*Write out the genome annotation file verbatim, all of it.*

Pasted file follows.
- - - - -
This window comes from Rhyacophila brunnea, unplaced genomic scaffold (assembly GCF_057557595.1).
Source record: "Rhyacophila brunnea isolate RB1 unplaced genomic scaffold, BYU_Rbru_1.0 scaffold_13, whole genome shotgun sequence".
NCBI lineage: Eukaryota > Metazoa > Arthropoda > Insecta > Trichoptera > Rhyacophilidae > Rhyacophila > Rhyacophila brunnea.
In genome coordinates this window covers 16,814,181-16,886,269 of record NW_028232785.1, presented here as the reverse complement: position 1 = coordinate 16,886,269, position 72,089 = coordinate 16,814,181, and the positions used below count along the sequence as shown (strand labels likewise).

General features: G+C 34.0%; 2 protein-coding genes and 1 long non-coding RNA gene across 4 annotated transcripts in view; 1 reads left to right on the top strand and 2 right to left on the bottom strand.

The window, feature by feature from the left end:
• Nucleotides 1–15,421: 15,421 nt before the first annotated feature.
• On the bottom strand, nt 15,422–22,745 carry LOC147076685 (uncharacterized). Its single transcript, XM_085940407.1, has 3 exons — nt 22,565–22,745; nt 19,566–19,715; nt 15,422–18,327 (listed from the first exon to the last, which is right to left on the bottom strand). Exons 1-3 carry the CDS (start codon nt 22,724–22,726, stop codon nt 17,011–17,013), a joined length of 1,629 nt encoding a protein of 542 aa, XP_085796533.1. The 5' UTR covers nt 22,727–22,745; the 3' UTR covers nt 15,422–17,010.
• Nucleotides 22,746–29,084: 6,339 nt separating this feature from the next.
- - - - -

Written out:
This window comes from Rhyacophila brunnea, unplaced genomic scaffold (assembly GCF_057557595.1).
Source record: "Rhyacophila brunnea isolate RB1 unplaced genomic scaffold, BYU_Rbru_1.0 scaffold_13, whole genome shotgun sequence".
NCBI lineage: Eukaryota > Metazoa > Arthropoda > Insecta > Trichoptera > Rhyacophilidae > Rhyacophila > Rhyacophila brunnea.
In genome coordinates this window covers 16,814,181-16,886,269 of record NW_028232785.1, presented here as the reverse complement: position 1 = coordinate 16,886,269, position 72,089 = coordinate 16,814,181, and the positions used below count along the sequence as shown (strand labels likewise).

General features: G+C 34.0%; 2 protein-coding genes and 1 long non-coding RNA gene across 4 annotated transcripts in view; 1 reads left to right on the top strand and 2 right to left on the bottom strand.

The window, feature by feature from the left end:
• Nucleotides 1–15,421: 15,421 nt before the first annotated feature.
• On the bottom strand, nt 15,422–22,745 carry LOC147076685 (uncharacterized). Its single transcript, XM_085940407.1, has 3 exons — nt 22,565–22,745; nt 19,566–19,715; nt 15,422–18,327 (listed from the first exon to the last, which is right to left on the bottom strand). Exons 1-3 carry the CDS (start codon nt 22,724–22,726, stop codon nt 17,011–17,013), a joined length of 1,629 nt encoding a protein of 542 aa, XP_085796533.1. The 5' UTR covers nt 22,727–22,745; the 3' UTR covers nt 15,422–17,010.
• Nucleotides 22,746–29,084: 6,339 nt separating this feature from the next.